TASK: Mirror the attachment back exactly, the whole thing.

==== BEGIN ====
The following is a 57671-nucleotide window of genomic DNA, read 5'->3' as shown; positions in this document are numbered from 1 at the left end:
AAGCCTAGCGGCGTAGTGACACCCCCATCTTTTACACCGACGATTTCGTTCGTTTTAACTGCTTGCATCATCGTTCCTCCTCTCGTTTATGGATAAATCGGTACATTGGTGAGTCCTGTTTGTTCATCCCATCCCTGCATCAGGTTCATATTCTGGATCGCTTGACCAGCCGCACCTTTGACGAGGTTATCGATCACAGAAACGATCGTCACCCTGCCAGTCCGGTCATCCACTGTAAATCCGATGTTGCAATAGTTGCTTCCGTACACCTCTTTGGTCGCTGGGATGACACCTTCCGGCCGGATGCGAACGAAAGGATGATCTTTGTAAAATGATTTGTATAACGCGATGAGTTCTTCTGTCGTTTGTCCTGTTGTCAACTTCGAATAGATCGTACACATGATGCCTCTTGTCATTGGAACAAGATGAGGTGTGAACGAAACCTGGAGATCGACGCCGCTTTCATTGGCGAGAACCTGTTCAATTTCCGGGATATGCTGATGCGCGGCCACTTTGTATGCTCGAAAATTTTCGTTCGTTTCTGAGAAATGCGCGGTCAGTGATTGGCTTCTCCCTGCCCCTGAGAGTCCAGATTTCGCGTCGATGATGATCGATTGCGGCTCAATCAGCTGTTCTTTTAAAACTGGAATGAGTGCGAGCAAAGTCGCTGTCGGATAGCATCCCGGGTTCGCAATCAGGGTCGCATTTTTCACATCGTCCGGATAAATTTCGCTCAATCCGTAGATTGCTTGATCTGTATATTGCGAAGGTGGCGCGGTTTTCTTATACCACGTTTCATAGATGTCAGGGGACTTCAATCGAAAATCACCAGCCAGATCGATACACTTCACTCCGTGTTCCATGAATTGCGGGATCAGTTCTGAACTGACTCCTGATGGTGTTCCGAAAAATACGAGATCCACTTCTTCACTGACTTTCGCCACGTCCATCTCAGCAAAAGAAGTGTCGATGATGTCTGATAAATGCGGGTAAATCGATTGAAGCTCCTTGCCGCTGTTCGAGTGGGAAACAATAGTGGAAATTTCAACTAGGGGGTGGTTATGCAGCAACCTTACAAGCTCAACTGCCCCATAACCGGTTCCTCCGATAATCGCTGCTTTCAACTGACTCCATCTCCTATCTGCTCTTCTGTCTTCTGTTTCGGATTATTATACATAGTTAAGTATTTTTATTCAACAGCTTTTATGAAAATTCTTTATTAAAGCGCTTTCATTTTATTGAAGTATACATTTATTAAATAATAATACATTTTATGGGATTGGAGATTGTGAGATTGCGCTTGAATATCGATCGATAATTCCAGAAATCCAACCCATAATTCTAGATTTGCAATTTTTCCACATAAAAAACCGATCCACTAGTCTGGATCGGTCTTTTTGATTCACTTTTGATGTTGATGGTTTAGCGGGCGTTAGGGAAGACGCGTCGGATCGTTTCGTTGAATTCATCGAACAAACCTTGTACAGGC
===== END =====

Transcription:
The following is a 57671-nucleotide window of genomic DNA, read 5'->3' as shown; positions in this document are numbered from 1 at the left end:
AAGCCTAGCGGCGTAGTGACACCCCCATCTTTTACACCGACGATTTCGTTCGTTTTAACTGCTTGCATCATCGTTCCTCCTCTCGTTTATGGATAAATCGGTACATTGGTGAGTCCTGTTTGTTCATCCCATCCCTGCATCAGGTTCATATTCTGGATCGCTTGACCAGCCGCACCTTTGACGAGGTTATCGATCACAGAAACGATCGTCACCCTGCCAGTCCGGTCATCCACTGTAAATCCGATGTTGCAATAGTTGCTTCCGTACACCTCTTTGGTCGCTGGGATGACACCTTCCGGCCGGATGCGAACGAAAGGATGATCTTTGTAAAATGATTTGTATAACGCGATGAGTTCTTCTGTCGTTTGTCCTGTTGTCAACTTCGAATAGATCGTACACATGATGCCTCTTGTCATTGGAACAAGATGAGGTGTGAACGAAACCTGGAGATCGACGCCGCTTTCATTGGCGAGAACCTGTTCAATTTCCGGGATATGCTGATGCGCGGCCACTTTGTATGCTCGAAAATTTTCGTTCGTTTCTGAGAAATGCGCGGTCAGTGATTGGCTTCTCCCTGCCCCTGAGAGTCCAGATTTCGCGTCGATGATGATCGATTGCGGCTCAATCAGCTGTTCTTTTAAAACTGGAATGAGTGCGAGCAAAGTCGCTGTCGGATAGCATCCCGGGTTCGCAATCAGGGTCGCATTTTTCACATCGTCCGGATAAATTTCGCTCAATCCGTAGATTGCTTGATCTGTATATTGCGAAGGTGGCGCGGTTTTCTTATACCACGTTTCATAGATGTCAGGGGACTTCAATCGAAAATCACCAGCCAGATCGATACACTTCACTCCGTGTTCCATGAATTGCGGGATCAGTTCTGAACTGACTCCTGATGGTGTTCCGAAAAATACGAGATCCACTTCTTCACTGACTTTCGCCACGTCCATCTCAGCAAAAGAAGTGTCGATGATGTCTGATAAATGCGGGTAAATCGATTGAAGCTCCTTGCCGCTGTTCGAGTGGGAAACAATAGTGGAAATTTCAACTAGGGGGTGGTTATGCAGCAACCTTACAAGCTCAACTGCCCCATAACCGGTTCCTCCGATAATCGCTGCTTTCAACTGACTCCATCTCCTATCTGCTCTTCTGTCTTCTGTTTCGGATTATTATACATAGTTAAGTATTTTTATTCAACAGCTTTTATGAAAATTCTTTATTAAAGCGCTTTCATTTTATTGAAGTATACATTTATTAAATAATAATACATTTTATGGGATTGGAGATTGTGAGATTGCGCTTGAATATCGATCGATAATTCCAGAAATCCAACCCATAATTCTAGATTTGCAATTTTTCCACATAAAAAACCGATCCACTAGTCTGGATCGGTCTTTTTGATTCACTTTTGATGTTGATGGTTTAGCGGGCGTTAGGGAAGACGCGTCGGATCGTTTCGTTGAATTCATCGAACAAACCTTGTACAGGC